By Trevor Shewfelt, Pharmacist at the Dauphin Clinic Pharmacy
In April the pharmacy hosted two different sets of pharmacy students. Pharmacy students are always a lot of fun because they ask interesting questions. As pharmacists we get to show them how we practice our profession and why we do what we do. That involves a lot story telling. A cautionary tale Pat always breaks out is about Trevor and the EpiPen. Pat explains to the student how Trevor was demoing how to use an EpiPen to a patient with an EpiPen trainer or fake pen. After Trevor had finished the demonstration, he pulled the trainer away from his leg, and realized it was a real EpiPen and he had stuck a real needle with real epinephrine into his leg. At this point in the story Pat and the pharmacy student laugh and laugh. And now that all of you have finished laughing, let’s talk about how to properly use an EpiPen.
EpiPens are autoinjecting syringes designed to deliver epinepherine (adrenaline) for the emergency treatment of allergic reactions. Accidental injections with EpiPens, like mine, do happen. If you accidentally inject yourself, get someone to take you to the hospital. This is especially important if you accidentally inject your finger as the epinephrine can reduce the blood flow to that finger and the finger can be damaged.
How to Use the EpiPen
- To use the EpiPen, hold the pen the middle with it in your fist. Think “Blue to the sky, orange to the thigh”. The needle comes out the orange end. Hold than end against your thigh. The blue caps should be pointed up if you are sitting. Remove the blue safety cap with your other hand. We want you to hold the pen in the middle so you don’t accidentally poke your finger.
- Hold the orange tip near the outer thigh. Swing and jab firmly into the outer thigh so that the auto-injector is perpendicular (at a 90° angle) to the thigh. Hold the needle in the thigh and count to 10 seconds slowly. This is so the whole dose goes into the muscle (Note: most of the liquid epinephrine never leaves the auto injector and it cannot be re-used). Remove the unit and massage the area for several seconds to promote the epinephrine’s distribution.
- After administering, the needle is automatically covered by the orange tip. Note the time of injection. Go immediately to the nearest hospital, or call 911. Bring the EpiPen with you.
- If in doubt, use the EpiPen. The cause of the reaction can be investigated later.
- EpiPen can be used through light clothing. It will not work though a snowsuit, but most pants are okay.
- The effects of the EpiPen may wear off after 10-15 minutes. If you live a long way from the hospital you need one EpiPen for every 15 minutes you are away from the hospital.
- If you need an EpiPen, strongly consider getting a Medic Alert Bracelet with the type of allergy, and the words “Use EpiPen” on it.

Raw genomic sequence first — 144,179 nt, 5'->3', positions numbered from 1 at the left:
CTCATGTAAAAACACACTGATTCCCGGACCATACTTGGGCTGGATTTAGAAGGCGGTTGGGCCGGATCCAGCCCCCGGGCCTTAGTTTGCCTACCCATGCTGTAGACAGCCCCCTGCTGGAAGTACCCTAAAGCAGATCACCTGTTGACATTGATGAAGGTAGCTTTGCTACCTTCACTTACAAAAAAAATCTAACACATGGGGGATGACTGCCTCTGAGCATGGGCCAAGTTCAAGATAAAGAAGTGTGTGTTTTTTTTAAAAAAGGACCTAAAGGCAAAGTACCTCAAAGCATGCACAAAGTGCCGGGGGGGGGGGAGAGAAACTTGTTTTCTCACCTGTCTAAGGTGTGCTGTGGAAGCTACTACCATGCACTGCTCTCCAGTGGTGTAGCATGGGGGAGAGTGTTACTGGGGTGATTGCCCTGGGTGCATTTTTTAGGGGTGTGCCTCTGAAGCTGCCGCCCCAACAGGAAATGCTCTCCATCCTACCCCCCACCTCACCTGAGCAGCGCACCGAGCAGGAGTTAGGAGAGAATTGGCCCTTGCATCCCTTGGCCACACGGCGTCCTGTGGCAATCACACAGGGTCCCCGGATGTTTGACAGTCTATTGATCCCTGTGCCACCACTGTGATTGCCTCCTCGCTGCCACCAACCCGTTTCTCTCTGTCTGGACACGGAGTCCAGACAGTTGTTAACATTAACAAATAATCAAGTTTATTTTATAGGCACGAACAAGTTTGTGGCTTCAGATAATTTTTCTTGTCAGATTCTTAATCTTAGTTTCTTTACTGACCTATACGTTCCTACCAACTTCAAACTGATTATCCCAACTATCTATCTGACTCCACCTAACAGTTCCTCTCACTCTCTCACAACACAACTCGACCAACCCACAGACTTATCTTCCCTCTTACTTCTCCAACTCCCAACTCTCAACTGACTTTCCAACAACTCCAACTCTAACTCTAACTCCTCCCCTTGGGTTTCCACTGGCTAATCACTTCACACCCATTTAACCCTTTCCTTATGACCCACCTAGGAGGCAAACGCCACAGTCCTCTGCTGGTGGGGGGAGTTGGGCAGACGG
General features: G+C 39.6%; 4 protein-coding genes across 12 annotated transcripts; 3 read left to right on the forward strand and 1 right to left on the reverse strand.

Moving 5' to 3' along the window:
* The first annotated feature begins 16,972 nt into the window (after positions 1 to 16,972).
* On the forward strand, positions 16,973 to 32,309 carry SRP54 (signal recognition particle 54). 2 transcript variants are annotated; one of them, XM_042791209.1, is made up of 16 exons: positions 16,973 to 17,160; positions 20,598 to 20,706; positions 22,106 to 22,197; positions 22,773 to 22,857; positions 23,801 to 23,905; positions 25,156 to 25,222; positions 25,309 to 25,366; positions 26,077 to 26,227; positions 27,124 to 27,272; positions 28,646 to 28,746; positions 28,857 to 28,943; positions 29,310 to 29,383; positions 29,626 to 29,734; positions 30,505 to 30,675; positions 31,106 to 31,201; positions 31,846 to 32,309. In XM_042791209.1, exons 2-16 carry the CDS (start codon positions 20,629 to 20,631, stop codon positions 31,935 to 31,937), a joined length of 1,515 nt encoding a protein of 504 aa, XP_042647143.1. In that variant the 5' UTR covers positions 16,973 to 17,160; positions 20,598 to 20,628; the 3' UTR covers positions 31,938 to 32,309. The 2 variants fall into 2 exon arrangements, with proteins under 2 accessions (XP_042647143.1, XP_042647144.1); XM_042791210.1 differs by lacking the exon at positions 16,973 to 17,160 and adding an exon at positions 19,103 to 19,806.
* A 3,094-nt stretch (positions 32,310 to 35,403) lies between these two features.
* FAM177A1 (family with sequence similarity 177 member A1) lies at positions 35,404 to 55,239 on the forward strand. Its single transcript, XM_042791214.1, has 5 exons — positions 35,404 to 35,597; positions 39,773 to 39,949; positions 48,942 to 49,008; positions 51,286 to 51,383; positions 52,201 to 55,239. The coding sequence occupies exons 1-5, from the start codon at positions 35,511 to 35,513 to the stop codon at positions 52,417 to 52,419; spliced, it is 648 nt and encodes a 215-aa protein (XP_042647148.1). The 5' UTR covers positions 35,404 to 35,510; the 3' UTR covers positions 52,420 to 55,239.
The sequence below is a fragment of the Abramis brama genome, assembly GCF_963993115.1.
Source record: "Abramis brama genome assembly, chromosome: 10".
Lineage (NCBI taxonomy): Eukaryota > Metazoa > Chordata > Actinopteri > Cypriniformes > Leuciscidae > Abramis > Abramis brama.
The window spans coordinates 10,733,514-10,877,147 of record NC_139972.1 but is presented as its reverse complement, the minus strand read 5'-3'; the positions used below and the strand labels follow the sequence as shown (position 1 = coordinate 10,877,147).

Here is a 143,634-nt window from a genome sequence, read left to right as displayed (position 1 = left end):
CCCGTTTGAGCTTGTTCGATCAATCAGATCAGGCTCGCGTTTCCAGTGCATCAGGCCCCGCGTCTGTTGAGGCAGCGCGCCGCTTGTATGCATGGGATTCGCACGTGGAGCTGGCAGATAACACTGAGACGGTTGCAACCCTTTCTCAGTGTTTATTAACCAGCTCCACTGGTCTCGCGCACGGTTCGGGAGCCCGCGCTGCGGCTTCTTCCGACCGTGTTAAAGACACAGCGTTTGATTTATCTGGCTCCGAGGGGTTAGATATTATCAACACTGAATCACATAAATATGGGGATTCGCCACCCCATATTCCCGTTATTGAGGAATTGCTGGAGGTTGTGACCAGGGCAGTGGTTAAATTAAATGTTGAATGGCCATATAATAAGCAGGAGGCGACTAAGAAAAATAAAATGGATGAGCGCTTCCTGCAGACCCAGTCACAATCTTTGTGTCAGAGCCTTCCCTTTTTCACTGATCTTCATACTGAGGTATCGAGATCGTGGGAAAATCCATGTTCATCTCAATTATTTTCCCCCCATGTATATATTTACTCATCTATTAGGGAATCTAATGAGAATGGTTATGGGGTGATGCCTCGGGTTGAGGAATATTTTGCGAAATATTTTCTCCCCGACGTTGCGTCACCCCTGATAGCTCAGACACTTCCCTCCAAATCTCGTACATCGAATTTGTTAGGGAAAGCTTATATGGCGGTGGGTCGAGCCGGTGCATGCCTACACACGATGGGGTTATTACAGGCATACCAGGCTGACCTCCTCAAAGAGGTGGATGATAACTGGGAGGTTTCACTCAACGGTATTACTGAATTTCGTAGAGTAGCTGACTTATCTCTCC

EpiPens come in 2 strengths: the EpiPen, and the EpiPen Jr. A child moves from the EpiPen Jr. up to the full strength when he/she weighs 15-30 kg (33-66 lbs.). By school age, most children should have the full strength, not the Jr. With children it is tempting to keep the EpiPen with a parent or with a teacher. The problem is that runs the risk of the adult and the child being separated at the time of an allergic reaction. The EpiPen should be with the child at all times. Children five years of age and older are capable of carrying their own EpiPen in a fanny pack. The EpiPen should preferably not be carried in the child’s backpack or in mom’s purse, but on the child. My seven year old niece Bailey has a peanut allergy. She has carried her own EpiPen since she was four.
The epinepherine (adrenaline) in the pen is light, heat and cold sensitive. We don’t want the EpiPen to freeze because the inner working of the pen could crack and then the EpiPen won’t be able to inject when need. So keep the EpiPen under a jacket in the winter. The heat of summer will actually degrade the epinephrine. So never leave your EpiPen in a hot car. Keep your EpiPen cool in the summer. The EpiPen has a window in it. Periodically check to make sure the epinephrine is clear. If it has anything floating in it or changes color at all, replace the EpiPen. EpiPens are usually good for about a year. Have your pharmacist show you the expiry date on the EpiPen, and record the expiry date in a place you will look often so you can see when it needs to be replaced.
EpiPens are expensive. They are over $100 each. Parents and patients are understandably concerned by the price. But in my opinion, they are worth the price. So buy the EpiPen if your doctor says you need one. Replace the EpiPen every year when they expire. Although they are expensive, they can save a life.
One of the best parts about being a pharmacist is I learn something new everyday. I think I learn as much from the pharmacy students that visit as they learn from us. Learning from experience is a great teacher, but I encourage our students to read and talk to people too. For example, unlike me, they shouldn’t have to learn from experience that an EpiPen injection really doesn’t hurt.
As always if you have any questions or concerns about these or other products, ask your pharmacist.
The information in this article is intended as a helpful guide only. It is not intended to be used as a substitute for professional advice. If you have any questions about your medications and what is right for you see your doctor, pharmacist or other health care professional.
We now have this and most other articles published in the Parkland Shopper on our Website. Please visit us at www.dcp.ca
EpiPen site - www.epipen.ca